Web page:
A yellow school bus pulled up to Folklore Village, my favorite rural folk arts center, near Ridgeway, Wisconsin, and off piled 12 teens in shorts and flip flops, followed by three dozen parents and friends, bearing sizeable roasting pans to put on the potluck table, trunks, suitcases and odd-shaped cases I assumed were musical instruments.
As they crowded inside, the entryway filled with the aroma of Asian noodles, hot sauces, meat-filled momo dumplings, and a dozen versions of fried rice.
Never mind that I had already finished my readings and slide show for How to Make a Life: A Tibetan Refugee Family Adopts a Midwestern Woman. Never mind the crowd had missed hearing my “family,” all dressed to the nines in their traditional Tibetan chupa, eloquently answer questions posed by the audience. With the arrival of the school bus, the “launch” began again.
New books and new authors host “launches” – polite celebrations in which the author and the press invite interested friends, editors, and potential readers to buy one of the very first books, fresh off the press. At the same time, the book is sent cross country to book stores and its title appears on websites like Amazon.
This was my idea of a “launch” – an evening of Tibetan foods, dances, and music. At the center of the crowd was a lovely Tibetan American woman named Tenzin Choedon. The Wisconsin Tibetan Association had recruited her all the way from the Tibetan Institute of Performing Arts in Dharamsala, northern India. They wanted a professional to teach their kids authentic Tibetan dances and it worked. Now in the Tibetan “Saturday School” that met every week, dance classes throbbed with her drumming and her high-pitched exhortations for the students to move faster and sing louder. Her classes had more boys than girls, and kids performed in beginner, intermediate and high school levels. It was the real thing.
The 12 high schoolers who came to Folklore Village emerged from the downstairs changing room in elegant regalia; many of the costumes were antique. It had taken Tenzin Choedon a full day just to pack them into trunks with all their multiple pieces from three separate regions of Tibet, complete with shoes, jewelry, hair pieces, and masks. The mask dance performed by five young men knocked us off our seats. It was a piece from Tibetan opera, hardly ever allowed to be performed in contemporary China or Nepal, but as complex and ornate and culturally historic as, for example, Japan’s noh or kabuki. The dancers recited long stanzas in Tibetan, while jumping, twirling, and stomping, the long tassels from their chupa creating a dizzying choreography.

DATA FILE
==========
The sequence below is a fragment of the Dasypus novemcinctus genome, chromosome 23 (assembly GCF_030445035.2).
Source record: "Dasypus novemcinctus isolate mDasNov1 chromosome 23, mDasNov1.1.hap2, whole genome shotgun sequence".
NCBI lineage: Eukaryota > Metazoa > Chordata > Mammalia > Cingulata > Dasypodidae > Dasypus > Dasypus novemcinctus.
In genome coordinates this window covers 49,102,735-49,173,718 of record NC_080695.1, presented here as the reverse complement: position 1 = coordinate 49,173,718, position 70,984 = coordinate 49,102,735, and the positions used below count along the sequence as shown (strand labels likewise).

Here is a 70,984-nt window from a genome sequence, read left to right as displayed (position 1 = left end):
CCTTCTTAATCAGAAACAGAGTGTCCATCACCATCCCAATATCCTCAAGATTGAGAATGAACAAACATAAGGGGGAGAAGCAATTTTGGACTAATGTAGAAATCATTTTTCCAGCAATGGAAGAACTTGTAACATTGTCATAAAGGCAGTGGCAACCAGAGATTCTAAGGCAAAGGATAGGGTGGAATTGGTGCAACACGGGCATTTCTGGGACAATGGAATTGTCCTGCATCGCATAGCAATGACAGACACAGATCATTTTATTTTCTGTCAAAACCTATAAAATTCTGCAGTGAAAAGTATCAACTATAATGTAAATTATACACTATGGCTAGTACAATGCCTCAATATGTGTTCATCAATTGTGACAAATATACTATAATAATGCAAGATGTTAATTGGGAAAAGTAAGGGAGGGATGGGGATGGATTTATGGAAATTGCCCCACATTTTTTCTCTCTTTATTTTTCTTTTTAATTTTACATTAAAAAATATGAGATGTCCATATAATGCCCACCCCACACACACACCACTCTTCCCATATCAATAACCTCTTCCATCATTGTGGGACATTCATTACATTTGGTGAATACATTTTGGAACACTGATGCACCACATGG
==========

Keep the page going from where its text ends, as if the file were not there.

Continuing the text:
We ended the evening with Tenzin Choedon teaching everyone there, almost 100 people, two Tibetan circle dances. “Easy, easy,” she promised. “No partners.” In the center of the circle, she lifted her long skirt to show us the step, step, right, pause, left. We didn’t quite get it. She signaled the musician, Sonam Marpe, to begin playing his mandolin-like draNyen, dropped her skirts, and we stumbled along to the unfamiliar rhythms. The high school students rescued us from our awkwardness as they scooted in between and amongst us and started calling out the steps as they did them: step, step, right, pause, left. “Easy!” Or not.
Greg Winz, a regular Folklore Village dance leader, taught the next set, inviting toddlers who were tearing around to “sleep” in the middle of the circle as “foxes,” as we all did the Israeli dance, Hasual (The Fox) to “wake” the sleeping foxes. I think the visitors would have danced all night, but the yellow school bus, paid by the hour, was idling outside, and as quickly as they’d come, the crowd dispersed, leaving behind lingering aromas of curries and a bewondered crowd of non-Tibetans.
I have designated a portion of each book I sell to the Wisconsin Tibetan Association. My hope is that my story of discovering the rich Tibetan culture will be illustrated by stories of the by-now-well-settled refugees themselves. To each presentation I do, I will invite one or more of the 600 Tibetan Americans who live in Madison, including, of course, those of my 12 “family” members when they are not busy working or caring for their young children.
After four years of writing and editing, How to Make a Life was on its way.